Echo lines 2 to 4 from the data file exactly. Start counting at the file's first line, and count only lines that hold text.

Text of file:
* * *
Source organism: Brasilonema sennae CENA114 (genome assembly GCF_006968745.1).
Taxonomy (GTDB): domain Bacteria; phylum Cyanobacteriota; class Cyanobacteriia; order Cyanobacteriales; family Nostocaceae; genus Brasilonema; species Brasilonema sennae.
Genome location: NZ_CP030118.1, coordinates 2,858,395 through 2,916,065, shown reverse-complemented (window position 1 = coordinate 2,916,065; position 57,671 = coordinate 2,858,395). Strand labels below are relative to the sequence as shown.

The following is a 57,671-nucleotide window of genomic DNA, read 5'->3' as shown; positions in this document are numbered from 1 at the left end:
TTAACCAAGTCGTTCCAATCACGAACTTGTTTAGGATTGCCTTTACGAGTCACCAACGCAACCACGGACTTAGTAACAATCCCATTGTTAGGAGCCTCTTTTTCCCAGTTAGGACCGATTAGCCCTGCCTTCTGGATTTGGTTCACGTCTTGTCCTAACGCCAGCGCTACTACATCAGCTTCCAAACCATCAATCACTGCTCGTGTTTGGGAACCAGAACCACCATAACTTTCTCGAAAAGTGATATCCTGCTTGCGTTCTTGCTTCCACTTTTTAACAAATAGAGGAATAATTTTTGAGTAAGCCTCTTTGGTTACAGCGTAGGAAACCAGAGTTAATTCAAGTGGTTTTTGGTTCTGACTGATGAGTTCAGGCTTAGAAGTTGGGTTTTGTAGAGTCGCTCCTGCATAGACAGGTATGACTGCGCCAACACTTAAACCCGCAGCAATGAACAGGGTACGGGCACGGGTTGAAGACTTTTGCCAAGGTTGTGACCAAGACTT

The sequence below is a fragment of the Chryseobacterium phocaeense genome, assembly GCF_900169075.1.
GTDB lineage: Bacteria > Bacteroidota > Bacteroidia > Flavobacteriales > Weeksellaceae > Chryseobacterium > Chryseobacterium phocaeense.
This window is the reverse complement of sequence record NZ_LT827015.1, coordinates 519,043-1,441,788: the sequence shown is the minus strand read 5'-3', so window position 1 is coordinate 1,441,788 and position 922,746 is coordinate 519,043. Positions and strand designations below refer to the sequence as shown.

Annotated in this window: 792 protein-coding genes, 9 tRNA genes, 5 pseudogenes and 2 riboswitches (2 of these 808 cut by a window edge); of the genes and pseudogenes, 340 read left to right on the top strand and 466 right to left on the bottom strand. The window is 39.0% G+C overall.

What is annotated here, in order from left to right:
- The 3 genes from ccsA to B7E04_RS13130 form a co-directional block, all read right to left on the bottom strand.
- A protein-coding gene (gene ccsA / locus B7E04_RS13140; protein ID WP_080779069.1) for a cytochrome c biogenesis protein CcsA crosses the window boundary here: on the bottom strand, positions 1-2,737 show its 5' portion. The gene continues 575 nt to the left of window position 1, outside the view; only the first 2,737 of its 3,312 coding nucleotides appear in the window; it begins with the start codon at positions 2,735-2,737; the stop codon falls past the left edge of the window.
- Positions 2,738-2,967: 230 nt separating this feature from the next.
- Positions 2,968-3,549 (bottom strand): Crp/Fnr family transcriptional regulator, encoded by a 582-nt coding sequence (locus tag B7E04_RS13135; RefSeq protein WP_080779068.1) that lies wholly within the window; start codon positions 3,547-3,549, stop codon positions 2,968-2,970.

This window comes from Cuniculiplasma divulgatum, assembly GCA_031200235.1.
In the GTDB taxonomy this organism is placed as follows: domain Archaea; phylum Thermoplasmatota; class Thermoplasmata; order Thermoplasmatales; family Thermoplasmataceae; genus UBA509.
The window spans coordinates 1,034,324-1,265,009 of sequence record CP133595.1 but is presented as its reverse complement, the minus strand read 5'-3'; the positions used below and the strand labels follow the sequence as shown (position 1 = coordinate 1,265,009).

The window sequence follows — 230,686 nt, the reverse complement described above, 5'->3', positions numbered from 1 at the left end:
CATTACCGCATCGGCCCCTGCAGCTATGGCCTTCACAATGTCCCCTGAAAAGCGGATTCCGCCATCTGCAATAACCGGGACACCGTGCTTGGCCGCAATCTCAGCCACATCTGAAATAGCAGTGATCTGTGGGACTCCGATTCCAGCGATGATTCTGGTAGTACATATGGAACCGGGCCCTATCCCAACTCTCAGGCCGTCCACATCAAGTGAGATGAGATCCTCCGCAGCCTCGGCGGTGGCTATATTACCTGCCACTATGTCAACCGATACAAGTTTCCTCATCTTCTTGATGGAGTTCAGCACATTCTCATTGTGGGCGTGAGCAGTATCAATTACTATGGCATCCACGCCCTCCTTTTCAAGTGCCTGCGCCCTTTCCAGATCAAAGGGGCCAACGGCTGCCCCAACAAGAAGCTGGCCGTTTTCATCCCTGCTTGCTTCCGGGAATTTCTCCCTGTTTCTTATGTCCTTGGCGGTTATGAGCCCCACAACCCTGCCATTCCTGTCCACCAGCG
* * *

Taxonomy (GTDB): domain Bacteria; phylum Cyanobacteriota; class Cyanobacteriia; order Cyanobacteriales; family Nostocaceae; genus Brasilonema; species Brasilonema sennae.
Genome location: NZ_CP030118.1, coordinates 2,858,395 through 2,916,065, shown reverse-complemented (window position 1 = coordinate 2,916,065; position 57,671 = coordinate 2,858,395). Strand labels below are relative to the sequence as shown.

The following is a 57,671-nucleotide window of genomic DNA, read 5'->3' as shown; positions in this document are numbered from 1 at the left end: